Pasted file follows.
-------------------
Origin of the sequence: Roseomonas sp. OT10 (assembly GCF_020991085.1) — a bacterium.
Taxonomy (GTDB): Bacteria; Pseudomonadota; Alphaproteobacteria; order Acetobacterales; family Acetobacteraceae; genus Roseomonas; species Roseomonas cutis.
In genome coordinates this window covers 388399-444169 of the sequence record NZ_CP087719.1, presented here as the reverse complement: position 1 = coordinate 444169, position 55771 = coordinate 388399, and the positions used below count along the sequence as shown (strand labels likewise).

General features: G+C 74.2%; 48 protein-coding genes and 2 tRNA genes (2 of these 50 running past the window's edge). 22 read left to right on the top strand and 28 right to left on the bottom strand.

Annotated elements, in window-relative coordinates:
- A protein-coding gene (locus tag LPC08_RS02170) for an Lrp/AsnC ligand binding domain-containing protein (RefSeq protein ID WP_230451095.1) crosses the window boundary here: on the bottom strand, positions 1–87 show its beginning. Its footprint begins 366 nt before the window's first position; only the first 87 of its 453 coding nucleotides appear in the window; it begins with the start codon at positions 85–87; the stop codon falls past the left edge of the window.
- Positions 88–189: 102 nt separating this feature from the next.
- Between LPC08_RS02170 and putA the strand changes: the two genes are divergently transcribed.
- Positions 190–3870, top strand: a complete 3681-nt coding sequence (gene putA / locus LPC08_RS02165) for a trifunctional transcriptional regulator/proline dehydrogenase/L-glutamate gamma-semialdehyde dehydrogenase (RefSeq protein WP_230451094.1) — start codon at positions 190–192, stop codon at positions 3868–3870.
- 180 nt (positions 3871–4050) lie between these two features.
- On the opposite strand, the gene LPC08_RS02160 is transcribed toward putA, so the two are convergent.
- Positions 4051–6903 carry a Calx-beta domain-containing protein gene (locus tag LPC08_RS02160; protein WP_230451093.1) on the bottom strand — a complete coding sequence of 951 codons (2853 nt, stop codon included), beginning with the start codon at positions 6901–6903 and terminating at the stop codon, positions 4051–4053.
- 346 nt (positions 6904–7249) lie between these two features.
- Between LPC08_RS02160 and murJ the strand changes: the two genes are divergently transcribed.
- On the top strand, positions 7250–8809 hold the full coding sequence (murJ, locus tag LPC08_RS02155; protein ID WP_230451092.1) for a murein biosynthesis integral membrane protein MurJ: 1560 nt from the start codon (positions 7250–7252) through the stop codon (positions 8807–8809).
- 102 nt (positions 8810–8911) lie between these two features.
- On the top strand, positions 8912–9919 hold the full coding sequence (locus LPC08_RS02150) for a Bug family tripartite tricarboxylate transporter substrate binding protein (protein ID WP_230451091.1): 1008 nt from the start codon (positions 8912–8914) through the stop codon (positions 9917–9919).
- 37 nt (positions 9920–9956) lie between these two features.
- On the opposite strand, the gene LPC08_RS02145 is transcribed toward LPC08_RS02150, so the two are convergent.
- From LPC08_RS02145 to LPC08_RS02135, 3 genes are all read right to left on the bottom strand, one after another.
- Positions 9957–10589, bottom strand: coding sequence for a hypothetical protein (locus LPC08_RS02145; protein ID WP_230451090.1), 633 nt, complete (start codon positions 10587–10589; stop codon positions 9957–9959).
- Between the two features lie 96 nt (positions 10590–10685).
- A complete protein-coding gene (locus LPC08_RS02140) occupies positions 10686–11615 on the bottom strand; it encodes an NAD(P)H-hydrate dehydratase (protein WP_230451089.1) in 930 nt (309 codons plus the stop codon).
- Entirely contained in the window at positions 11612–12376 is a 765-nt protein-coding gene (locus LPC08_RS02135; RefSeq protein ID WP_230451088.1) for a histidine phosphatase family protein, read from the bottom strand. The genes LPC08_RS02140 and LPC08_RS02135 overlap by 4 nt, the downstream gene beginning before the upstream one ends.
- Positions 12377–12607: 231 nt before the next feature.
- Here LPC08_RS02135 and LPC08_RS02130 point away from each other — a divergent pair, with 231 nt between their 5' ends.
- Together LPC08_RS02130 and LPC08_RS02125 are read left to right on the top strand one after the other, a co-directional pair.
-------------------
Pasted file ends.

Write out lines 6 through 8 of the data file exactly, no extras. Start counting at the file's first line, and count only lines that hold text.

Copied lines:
- A protein-coding gene (locus tag LPC08_RS02170) for an Lrp/AsnC ligand binding domain-containing protein (RefSeq protein ID WP_230451095.1) crosses the window boundary here: on the bottom strand, positions 1–87 show its beginning. Its footprint begins 366 nt before the window's first position; only the first 87 of its 453 coding nucleotides appear in the window; it begins with the start codon at positions 85–87; the stop codon falls past the left edge of the window.
- Positions 88–189: 102 nt separating this feature from the next.
- Between LPC08_RS02170 and putA the strand changes: the two genes are divergently transcribed.